Rashod Brown, 29, of East Liberty holds a candle alongside others outside of the McKeesport apartment building where Aaliyah Johnson lived. (Photo by Ryan Loew/PublicSource)

Rally held in McKeesport to demand justice for Aaliyah Johnson and other Black trans people

On Friday, a crowd held candles outside of the apartment building in McKeesport where Aaliyah Johnson lived. They were there to honor her life — and demand a proper investigation of her death. Johnson, a transgender Black woman, died on May 26 after falling from her window in Midtown Plaza Apartments. She was in her early 30s. Her death was ruled a suicide, but friends and family say there wasn’t an adequate investigation and demanded answers.

Our cities are burning, and so is the mental health of this African-American teen

“To be black and conscious in America is to be in a constant state of rage.” —James Baldwin, author and civil rights activist

This is the perfect quote to describe my reaction to the recent events involving Black men that have taken place during quarantine: a constant state of rage, sadness and hopelessness. Perhaps being able to go out and converse with my friends and peers would help me cope with these events, but unfortunately that wouldn’t help with my healing. 

(Courtesy photos)

Mental Health Awareness: These Pittsburghers share the importance of supporting themselves and others in this pandemic

May is Mental Health Awareness Month and amid the pandemic, mental health support is more important than ever. Helpful tips are everywhere on the internet, but nothing replaces personal experiences. So, to amplify mental health stories in Pittsburgh area and curate local perspectives, we reached out to about a dozen community leaders and invited them to answer three questions.

Board Explorer: Understanding Pittsburgh’s unelected power structure

The Pittsburgh region is run in large part by more than 500 unelected board members of authorities, commissions and other governmental agencies. Board members usually don’t get headlines. Those go to the mayor, the county executive or, occasionally, council members, controllers and directors. But boards often decide what does and doesn’t get built, who gets contracts and grants, what rates and fees we pay for everything from bus rides to water, and more. Now, as the region copes with the effects of the coronavirus pandemic, the operations of those boards are likely to affect our lives and futures more than ever. Already, boards are switching gears from managing growth to addressing an economic emergency. It’s time we got to know them better.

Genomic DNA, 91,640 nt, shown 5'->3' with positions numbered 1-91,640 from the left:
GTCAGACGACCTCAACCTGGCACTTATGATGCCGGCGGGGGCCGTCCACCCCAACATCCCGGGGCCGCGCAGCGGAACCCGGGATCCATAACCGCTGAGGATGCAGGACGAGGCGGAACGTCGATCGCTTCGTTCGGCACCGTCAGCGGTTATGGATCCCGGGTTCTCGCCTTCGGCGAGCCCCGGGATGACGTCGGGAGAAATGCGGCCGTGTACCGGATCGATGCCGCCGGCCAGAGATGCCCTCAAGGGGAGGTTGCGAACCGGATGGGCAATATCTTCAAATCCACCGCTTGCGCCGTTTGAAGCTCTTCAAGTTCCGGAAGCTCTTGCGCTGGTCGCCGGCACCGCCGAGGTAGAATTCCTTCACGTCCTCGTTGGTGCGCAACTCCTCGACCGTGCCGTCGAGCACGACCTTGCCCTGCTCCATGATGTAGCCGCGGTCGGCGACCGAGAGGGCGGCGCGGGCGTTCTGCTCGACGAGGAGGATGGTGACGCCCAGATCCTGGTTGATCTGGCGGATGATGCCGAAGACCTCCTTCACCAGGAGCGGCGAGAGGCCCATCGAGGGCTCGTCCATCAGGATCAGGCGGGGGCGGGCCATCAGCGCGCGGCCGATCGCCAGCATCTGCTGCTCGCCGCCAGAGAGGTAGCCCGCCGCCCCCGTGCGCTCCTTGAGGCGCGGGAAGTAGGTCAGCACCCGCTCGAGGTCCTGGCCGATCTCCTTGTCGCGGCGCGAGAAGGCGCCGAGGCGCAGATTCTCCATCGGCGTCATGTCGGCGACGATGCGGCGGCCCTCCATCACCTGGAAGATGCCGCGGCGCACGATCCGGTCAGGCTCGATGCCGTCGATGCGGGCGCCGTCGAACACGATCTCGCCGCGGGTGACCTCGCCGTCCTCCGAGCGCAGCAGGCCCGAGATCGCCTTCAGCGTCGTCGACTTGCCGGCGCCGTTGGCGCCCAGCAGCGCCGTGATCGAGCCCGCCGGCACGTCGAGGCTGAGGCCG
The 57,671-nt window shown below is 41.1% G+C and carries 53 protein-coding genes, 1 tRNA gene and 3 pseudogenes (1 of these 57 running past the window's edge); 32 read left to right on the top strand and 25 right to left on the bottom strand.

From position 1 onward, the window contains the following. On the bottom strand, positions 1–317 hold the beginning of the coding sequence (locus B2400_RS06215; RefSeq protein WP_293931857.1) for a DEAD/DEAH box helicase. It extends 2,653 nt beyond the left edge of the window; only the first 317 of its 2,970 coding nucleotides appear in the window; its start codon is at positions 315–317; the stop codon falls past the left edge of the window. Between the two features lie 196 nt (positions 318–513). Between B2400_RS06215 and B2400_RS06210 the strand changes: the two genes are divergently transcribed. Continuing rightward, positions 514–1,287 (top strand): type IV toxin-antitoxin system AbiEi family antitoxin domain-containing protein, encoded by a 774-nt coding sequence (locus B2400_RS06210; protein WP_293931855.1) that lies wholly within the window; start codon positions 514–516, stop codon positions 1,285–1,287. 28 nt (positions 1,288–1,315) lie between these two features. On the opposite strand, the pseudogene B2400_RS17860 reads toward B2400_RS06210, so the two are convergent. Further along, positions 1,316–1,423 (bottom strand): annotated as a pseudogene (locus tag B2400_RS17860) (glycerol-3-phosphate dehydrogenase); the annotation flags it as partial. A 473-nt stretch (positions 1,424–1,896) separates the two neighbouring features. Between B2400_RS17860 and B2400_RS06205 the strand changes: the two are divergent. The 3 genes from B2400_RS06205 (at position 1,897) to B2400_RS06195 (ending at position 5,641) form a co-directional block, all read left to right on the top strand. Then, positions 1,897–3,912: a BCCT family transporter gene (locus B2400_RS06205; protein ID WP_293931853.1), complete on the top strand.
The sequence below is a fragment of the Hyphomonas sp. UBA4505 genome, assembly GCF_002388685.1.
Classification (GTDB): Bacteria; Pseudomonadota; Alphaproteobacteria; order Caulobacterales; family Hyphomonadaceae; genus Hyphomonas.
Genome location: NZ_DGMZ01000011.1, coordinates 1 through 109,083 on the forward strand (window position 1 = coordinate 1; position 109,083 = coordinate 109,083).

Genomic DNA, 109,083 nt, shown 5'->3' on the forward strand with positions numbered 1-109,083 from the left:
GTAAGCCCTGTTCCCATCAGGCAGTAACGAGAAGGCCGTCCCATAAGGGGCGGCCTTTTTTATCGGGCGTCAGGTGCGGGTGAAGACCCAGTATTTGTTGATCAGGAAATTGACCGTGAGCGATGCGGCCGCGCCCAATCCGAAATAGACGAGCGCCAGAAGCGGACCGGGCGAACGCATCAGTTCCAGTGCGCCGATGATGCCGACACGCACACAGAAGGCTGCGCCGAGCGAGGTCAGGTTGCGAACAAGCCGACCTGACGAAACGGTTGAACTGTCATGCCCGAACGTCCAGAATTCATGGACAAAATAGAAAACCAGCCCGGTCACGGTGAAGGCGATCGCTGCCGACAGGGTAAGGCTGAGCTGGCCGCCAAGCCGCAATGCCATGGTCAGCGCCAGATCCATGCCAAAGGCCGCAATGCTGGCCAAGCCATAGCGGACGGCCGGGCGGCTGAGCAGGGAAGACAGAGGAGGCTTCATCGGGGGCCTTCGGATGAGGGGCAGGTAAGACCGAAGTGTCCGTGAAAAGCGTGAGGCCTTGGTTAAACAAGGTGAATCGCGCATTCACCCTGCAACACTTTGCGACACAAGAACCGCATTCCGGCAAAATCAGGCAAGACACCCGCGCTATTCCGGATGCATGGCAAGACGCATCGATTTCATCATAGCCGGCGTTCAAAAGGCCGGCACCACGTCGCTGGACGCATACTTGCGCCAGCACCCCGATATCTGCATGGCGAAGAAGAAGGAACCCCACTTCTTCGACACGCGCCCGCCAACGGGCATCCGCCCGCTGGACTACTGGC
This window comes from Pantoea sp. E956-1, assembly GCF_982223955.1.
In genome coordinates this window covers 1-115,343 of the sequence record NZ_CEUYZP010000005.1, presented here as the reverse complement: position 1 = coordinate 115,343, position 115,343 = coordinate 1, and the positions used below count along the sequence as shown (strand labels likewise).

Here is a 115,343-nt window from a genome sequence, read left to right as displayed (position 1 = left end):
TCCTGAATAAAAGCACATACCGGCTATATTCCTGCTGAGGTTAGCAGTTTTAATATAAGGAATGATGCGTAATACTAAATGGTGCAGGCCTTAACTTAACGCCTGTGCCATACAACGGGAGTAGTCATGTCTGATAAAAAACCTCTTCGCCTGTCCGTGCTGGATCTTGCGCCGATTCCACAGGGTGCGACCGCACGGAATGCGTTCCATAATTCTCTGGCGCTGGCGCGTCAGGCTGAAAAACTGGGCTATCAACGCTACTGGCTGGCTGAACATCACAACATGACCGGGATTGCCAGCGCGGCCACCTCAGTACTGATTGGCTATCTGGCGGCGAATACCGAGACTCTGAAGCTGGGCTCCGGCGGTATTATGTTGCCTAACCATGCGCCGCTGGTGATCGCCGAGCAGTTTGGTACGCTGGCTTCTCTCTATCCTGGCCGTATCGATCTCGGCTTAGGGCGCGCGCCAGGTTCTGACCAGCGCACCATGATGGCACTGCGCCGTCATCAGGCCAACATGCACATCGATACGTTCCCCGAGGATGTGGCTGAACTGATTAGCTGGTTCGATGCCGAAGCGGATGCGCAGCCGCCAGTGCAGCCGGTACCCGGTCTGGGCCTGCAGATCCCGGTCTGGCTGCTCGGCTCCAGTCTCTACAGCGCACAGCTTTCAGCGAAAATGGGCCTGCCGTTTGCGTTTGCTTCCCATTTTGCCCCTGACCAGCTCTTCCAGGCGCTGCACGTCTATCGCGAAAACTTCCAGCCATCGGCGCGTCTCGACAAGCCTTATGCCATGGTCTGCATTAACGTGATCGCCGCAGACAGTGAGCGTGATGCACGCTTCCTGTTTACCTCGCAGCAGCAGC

Worry, joy, ambivalence, relief, dread: Pittsburgh-area residents describe the first days of life in ‘yellow’

Allegheny County moved from phase red, which required everyone to adhere to a strict “stay at home” order, to phase yellow. Now some nonessential activities and businesses could open.

The number of coronavirus cases had fallen over time but there were still dozens of new cases each week. It was unclear how many people would risk venturing out into public and whether those that did would adhere to social distancing guidelines.

Quick to judge: Let’s reform how healthcare workers treat people with substance use and mental health disorders

The emergence of COVID-19 has put health care in breaking news. Every day, we hear of the tragic deaths due to this pandemic. We are also hearing of heroic efforts by healthcare workers, what they are doing for their patients and how communities are coming together to help one another out in this trying time. COVID-19 has also exposed weaknesses in the U.S. healthcare system, like the lack of personal protective equipment, poor regulations on long-term care facilities and poor response from government agencies. 

Another weakness to consider is the stigma and bias that those with mental health disorders and substance use disorders experience in the healthcare system. The bias and stigma come directly from healthcare professionals. 

I know firsthand the effects of stigma and bias on patients because I have been working in health care for 22 years; 19 of those years have been serving people with mental health and substance use disorders.